This photo is useful for viewing the interior of Hagia Sophia from a bird’s eye view. You notice more details as you look carefully at the picture. Since Hagia Sophia has a history of 1500 years, it has reached the present day with traces from all centuries.
6. Columns of the Temple of Artemis
Since Hagia Sophia was built in a record time of 5 years, it is rumored that there are many reused materials in its construction. According to some historians, the 8 big columns in the center of the building are the columns of the Temple of Artemis at Ephesus.
We will never know if certain things about medieval history are true. However, if some of the Hagia Sophia’s materials were gathered from famous structures such as the Temple of Artemis in Ephesus, even the rumor of this is exciting.
7. View of the Empress Lodge
Above, I shared the view of the main section from the Empress Lodge. Now I am sharing the view of the Empress Lodge from the ground floor. Throughout history, Byzantine empresses watched the ceremonies from here.
8. Seraphim Angels
The six-winged Seraphim Angels, believed to have guarded the door of heaven, are on the pendantives all over the dome. The angels’ faces were closed due to Islamic rules during the Ottoman period. It was opened during the restoration works that started in Hagia Sophia twenty years ago and still continues.
It was difficult to believe that Hagia Sophia was a man-made structure in the years it was built. For this reason, Hagia Sophia was associated with various legends throughout the Middle Ages. According to a myth, the Angels of the Seraphim were protecting Hagia Sophia and Constantinople.
9. Center of Hagia Sophia
Since Hagia Sophia remained a church for 900 years and a mosque for 500 years, it bears the traces of both Christian and Muslim art. This hybrid culture will offer you many exciting shots when taking interior photos of Hagia Sophia.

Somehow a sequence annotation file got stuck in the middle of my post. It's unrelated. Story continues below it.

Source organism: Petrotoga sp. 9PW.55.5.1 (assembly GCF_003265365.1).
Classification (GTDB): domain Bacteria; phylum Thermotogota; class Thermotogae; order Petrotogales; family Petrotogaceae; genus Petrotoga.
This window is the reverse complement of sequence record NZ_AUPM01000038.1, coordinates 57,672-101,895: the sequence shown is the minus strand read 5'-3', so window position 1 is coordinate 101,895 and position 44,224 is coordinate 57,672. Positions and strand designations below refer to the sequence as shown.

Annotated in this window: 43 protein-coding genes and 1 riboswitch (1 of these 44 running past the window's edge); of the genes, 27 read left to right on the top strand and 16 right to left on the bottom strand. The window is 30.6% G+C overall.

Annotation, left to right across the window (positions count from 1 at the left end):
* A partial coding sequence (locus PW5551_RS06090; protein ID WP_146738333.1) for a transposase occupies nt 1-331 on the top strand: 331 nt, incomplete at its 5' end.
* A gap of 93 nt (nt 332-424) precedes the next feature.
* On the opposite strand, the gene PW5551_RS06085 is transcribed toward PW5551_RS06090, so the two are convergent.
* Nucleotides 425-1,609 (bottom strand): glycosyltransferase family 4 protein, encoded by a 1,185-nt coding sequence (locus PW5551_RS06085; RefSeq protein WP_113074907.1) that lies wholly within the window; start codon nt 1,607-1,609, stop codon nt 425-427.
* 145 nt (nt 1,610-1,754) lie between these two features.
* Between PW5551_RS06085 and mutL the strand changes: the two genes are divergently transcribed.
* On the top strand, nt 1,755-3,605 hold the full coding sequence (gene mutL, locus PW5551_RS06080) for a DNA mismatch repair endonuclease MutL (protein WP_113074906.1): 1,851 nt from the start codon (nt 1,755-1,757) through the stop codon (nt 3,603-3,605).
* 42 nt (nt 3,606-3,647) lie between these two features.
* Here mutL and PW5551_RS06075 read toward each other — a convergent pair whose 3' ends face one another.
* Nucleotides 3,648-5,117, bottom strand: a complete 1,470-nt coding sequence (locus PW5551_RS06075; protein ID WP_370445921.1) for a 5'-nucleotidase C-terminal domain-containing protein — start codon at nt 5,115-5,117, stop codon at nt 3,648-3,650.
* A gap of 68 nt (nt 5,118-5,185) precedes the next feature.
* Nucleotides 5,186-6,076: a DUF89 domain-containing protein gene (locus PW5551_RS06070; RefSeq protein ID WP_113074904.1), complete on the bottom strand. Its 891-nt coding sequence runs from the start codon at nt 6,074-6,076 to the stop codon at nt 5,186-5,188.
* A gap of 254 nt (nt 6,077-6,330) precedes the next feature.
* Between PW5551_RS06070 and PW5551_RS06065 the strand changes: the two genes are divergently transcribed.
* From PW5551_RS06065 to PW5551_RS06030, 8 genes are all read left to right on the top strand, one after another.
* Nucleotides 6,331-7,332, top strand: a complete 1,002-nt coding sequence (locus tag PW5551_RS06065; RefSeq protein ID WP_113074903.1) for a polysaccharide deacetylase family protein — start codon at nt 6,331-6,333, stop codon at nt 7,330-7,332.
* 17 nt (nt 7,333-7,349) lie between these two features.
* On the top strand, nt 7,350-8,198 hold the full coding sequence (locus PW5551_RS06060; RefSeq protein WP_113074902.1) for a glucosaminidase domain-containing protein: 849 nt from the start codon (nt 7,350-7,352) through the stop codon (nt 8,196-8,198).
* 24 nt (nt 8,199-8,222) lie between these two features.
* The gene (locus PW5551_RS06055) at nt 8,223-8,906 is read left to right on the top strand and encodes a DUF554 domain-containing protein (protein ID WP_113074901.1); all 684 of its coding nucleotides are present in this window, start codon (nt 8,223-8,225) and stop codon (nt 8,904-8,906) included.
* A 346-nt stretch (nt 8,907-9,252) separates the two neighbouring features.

The colored marbles in the center of Hagia Sophia represent Omphalion, where Byzantine emperors were crowned. While the patriarch crowned the emperor, his wife would follow the ceremony from the empress lodge upstairs.
10. Virgin Mary and the Child
The Virgin Mary and the Child on the eastern wall where the altar stood in the past is the oldest Byzantine mosaic of Hagia Sophia. Pictured Virgin Mary and baby Jesus in her arms. Mosaic dates from the beginning of the 9th century.
If the Hagia Sophia was built in the 6th century, one wonders “Why there are no older mosaics in it?”. The reason for this is the emperor Leo III, who ordered the destruction of all mosaics within the borders of the Byzantine Empire. This period is called Byzantine Iconoclasm.
Iconoclastic Controversy lasted about a century and the early Byzantine mosaics were completely destroyed. This period, which undermined Byzantine religious art, continued throughout the reign of Isauran dynasty. With the Macedonian dynasty seized the throne, the mosaics also returned.
11. Marbles of Hagia Sophia
The Hagia Sophia was built between 532 and 537 in only 5 years and 10 months. Architects Anthemius and Isidore were under pressure from the emperor who wanted the building to be finished as soon as possible.